Trademark enforcement best practices in the NFT landscape continue to evolve.

A court in Italy granted an injunction in favor of the Italian soccer team Juventus based on the unauthorized use of its well-known trademarks in the NFT digital landscape. The Italian court addressed a case where a blockchain platform, Blockeras, minted and commercialized collectible cards in the form of NFTs on its “Coin of Champions” NFT collection and “COC” token ecosystem. As explained in Blockeras’ “Coin of Champions white paper,” such collectible cards in the form of digital content will be produced for all athletes who participate in professional competitions, whether for sports teams or in individual sporting events.

One of the collectible digital cards portrayed Italian soccer player Christian Vieri wearing his Juventus jersey and other clearly identifiable team effects. Despite the fact that Blockeras was authorized by Vieri to use his image, Juventus argued that Blockeras did not obtain permission from the soccer team to depict its well-known “JUVENTUS” team name word marks and figurative mark consisting of the black and white team jersey/uniform in any way whatsoever.

Injunctions and Virtual Worlds

The court concluded that such use by Blockeras was unauthorized and infringed Juventus’ trademark rights. In sum, the court ordered Blockeras to remove such content from the digital landscape and to make it inaccessible to the public.

The question is whether the injunction will be successful and effective in the long term. The court’s order is likely to be difficult to execute due to the nature of NFTs. These digital assets are backed with blockchain technology, and this means that the data introduced inside the blockchain ledger cannot be tweaked or deleted. As a consequence, the possibility of completely extinguishing the “Coin of Champions” collectible soccer card NFTs – or any other blockchain-based asset – is an issue.


The successful execution of trademark injunctions in the NFT space is still a mystery to be solved in various jurisdictions. For now, trademark owners need to consider the following basic best practices:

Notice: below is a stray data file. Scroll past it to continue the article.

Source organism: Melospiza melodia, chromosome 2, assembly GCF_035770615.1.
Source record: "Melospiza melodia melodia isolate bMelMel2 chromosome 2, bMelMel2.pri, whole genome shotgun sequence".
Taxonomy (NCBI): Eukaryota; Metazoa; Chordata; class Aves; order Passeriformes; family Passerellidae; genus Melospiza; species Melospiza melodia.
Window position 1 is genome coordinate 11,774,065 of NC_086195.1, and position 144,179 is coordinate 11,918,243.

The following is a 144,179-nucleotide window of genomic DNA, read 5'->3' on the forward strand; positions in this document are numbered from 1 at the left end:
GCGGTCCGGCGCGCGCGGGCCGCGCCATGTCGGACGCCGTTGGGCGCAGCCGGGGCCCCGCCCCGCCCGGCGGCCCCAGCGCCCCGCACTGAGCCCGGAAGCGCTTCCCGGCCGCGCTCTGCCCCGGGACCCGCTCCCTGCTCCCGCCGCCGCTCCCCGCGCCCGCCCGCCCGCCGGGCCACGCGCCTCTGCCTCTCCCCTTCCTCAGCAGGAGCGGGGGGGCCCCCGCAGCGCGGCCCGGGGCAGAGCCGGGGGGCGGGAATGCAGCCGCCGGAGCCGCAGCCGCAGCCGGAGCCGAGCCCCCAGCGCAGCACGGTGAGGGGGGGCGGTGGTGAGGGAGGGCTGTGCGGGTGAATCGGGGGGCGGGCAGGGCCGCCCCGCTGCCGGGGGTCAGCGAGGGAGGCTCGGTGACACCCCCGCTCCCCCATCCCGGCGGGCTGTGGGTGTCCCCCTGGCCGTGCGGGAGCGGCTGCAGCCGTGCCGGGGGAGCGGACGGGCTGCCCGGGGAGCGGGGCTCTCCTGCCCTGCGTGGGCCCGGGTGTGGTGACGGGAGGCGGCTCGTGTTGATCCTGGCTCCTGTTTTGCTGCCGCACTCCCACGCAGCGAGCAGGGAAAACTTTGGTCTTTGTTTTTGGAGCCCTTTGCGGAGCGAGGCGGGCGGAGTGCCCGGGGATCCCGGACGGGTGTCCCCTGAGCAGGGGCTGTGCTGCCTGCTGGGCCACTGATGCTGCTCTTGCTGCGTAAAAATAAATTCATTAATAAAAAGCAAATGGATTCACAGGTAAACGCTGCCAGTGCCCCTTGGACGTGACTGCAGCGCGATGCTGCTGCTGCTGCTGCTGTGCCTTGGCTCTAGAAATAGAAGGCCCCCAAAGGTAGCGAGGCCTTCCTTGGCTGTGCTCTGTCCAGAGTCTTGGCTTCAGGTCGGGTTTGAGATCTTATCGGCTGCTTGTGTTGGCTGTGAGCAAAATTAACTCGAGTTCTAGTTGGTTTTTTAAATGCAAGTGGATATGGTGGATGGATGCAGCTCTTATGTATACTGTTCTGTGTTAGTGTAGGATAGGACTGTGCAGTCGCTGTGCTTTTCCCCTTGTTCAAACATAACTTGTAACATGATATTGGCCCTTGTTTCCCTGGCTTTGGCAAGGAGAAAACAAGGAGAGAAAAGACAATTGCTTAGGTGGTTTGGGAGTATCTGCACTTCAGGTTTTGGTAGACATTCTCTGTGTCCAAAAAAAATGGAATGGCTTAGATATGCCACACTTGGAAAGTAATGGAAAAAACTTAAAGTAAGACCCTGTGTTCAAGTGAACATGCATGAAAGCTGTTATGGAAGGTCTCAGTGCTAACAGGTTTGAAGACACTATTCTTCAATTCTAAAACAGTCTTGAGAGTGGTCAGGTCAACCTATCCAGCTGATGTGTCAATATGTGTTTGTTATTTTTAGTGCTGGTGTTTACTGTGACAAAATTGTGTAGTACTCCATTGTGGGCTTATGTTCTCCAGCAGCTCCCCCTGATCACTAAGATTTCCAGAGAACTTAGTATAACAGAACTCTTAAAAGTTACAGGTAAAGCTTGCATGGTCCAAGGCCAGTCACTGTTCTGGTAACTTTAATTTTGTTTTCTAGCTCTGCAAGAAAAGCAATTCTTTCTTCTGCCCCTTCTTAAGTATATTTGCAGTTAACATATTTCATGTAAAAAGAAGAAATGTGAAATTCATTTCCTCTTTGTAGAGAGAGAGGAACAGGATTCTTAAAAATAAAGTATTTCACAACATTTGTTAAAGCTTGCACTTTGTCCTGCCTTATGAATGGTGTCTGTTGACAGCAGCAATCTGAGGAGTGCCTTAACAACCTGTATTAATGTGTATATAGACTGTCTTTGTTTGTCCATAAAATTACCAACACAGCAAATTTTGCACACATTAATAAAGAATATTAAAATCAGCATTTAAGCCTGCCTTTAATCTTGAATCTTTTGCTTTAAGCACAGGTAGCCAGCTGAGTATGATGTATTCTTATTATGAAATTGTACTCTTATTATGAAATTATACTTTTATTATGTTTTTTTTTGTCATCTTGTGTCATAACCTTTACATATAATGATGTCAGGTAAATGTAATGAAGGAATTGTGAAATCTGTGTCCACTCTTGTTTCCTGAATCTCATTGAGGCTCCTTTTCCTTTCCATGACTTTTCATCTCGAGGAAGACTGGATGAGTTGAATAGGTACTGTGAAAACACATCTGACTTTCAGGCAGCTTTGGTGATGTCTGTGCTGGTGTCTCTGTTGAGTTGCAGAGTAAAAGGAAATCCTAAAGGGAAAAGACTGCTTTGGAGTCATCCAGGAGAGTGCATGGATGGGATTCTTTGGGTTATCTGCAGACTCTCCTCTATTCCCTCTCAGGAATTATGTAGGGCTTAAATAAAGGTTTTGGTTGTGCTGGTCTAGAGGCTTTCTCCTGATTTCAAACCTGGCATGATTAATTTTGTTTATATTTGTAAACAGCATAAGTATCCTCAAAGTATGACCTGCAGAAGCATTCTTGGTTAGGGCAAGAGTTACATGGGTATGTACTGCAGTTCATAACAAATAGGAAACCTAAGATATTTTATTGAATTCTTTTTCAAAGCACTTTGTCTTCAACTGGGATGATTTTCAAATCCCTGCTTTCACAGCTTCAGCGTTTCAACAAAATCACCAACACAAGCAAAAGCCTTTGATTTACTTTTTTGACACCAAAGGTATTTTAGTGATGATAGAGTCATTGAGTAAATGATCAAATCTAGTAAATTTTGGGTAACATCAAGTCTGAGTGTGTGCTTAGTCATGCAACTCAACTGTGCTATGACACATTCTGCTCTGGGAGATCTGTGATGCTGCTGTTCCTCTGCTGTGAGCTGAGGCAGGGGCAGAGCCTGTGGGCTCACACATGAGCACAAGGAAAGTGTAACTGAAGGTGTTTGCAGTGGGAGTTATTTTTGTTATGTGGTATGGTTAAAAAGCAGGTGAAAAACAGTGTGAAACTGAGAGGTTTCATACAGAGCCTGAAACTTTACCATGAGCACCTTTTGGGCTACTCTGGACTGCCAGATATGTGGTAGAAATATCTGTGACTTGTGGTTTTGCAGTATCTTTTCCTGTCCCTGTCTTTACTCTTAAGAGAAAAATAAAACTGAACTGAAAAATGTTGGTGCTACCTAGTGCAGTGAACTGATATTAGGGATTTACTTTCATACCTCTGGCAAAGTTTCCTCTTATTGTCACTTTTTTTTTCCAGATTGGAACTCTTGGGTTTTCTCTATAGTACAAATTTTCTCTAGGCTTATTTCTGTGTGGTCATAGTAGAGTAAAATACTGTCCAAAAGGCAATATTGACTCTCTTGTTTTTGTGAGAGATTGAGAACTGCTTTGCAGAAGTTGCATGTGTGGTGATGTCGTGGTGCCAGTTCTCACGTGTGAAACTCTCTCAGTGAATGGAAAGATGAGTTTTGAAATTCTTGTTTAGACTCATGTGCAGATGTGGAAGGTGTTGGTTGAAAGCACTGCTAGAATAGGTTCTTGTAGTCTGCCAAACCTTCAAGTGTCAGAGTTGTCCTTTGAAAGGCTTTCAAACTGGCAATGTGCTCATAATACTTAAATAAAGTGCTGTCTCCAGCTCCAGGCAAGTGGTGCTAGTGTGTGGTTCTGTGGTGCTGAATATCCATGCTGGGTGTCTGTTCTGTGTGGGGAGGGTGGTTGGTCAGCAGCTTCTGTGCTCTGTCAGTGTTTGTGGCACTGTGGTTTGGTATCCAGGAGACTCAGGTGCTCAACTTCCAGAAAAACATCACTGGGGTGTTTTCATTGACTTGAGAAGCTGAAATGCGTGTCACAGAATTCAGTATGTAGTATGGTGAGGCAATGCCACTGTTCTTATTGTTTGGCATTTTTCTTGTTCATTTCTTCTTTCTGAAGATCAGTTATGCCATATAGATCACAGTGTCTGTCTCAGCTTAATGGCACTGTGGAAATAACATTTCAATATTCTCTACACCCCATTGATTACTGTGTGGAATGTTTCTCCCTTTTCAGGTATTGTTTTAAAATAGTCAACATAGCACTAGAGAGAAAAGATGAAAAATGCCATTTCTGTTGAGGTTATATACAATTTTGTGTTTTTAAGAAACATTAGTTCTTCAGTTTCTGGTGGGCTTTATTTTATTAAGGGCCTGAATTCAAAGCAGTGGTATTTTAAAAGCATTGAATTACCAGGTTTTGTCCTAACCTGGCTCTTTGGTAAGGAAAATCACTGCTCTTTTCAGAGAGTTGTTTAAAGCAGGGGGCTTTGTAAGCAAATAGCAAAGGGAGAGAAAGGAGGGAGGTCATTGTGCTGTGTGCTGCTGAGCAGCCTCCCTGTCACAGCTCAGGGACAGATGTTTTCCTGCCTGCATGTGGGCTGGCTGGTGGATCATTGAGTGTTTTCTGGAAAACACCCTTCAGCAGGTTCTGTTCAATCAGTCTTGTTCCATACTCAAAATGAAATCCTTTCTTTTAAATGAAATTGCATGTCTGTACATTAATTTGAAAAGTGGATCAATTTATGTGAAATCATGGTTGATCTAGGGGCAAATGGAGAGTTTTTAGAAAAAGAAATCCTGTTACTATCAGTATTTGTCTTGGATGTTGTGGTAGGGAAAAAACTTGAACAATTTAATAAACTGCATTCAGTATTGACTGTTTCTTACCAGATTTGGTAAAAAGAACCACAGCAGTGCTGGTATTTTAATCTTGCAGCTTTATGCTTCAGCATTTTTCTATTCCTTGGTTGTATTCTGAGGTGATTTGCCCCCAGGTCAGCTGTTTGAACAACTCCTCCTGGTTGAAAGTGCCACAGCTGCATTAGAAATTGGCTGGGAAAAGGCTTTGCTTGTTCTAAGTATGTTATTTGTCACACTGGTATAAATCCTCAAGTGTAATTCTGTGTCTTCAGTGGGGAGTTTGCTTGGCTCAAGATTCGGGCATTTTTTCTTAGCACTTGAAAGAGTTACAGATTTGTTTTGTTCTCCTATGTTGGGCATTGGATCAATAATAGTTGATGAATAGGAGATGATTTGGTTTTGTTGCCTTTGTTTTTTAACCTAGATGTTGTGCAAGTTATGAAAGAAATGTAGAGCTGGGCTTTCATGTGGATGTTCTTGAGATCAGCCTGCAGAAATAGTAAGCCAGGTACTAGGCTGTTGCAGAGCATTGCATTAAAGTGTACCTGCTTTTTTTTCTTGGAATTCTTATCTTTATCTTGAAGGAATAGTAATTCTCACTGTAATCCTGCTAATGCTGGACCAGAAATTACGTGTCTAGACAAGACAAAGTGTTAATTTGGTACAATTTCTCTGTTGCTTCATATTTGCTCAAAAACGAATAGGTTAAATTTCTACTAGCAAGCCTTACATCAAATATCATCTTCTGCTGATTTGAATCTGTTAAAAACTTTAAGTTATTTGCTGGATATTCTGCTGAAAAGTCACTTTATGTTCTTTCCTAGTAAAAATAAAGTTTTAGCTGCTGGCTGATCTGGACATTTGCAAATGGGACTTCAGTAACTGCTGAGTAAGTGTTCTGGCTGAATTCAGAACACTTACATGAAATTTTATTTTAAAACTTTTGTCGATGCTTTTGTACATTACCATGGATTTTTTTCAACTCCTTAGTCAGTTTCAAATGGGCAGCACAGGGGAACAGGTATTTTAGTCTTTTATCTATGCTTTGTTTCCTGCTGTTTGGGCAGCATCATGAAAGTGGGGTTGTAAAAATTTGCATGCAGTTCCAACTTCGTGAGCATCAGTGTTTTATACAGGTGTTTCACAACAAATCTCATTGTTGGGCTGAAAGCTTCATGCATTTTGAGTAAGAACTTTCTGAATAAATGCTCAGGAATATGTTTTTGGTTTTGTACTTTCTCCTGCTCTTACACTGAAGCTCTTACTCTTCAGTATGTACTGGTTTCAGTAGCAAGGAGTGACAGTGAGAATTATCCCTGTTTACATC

• The soccer team Juventus brought action in Italy, where its “JUVENTUS” mark is undeniably famous. Trademark owners should definitely seek the best forum for any enforcement action.
  • If a mark is not well-known as the “JUVENTUS” mark is, seeking trademark registrations in connection with goods and services specifically bought and sold in the digital landscape will help enforce it in case of unauthorized use in virtual worlds. Trademark owners should consider which countries are the most favorable venues to take action.
  • Consider a trademark watch service that will help assess pre-suit litigious considerations, as well as how, where and when is a brand being infringed. Despite the immutable nature of NFTs, once potential unauthorized use(s) is/are identified, it may be convenient to cooperate with the different NFT marketplaces and report such infringing activity with a goal of removing the offending material from the vendor’s website.
  • In parallel to the above, seek knowledgeable legal counseling for establishing a prospective litigation strategy in case the infringement keeps happening.

Current Trends and Takeaways

The NFT sports landscape keeps evolving, and the prevention of infringement of any trademark, as well as other intellectual property right, must always be carefully assessed. Recently, on Nov. 27, 2022, in conjunction with Ethernal Labe, famous Argentine soccer player Leo Messi launched his “Time Machine” NFT collection and associated digital experience. In contrast to the Juventus case, this portrays how the goodwill and fame of a sports figure and/or team can be favorably exploited in the metaverse landscape directly.

The successful enforceability parameters of granted injunctions in the NFT-metaverse ecosystem will continue to evolve along with technology.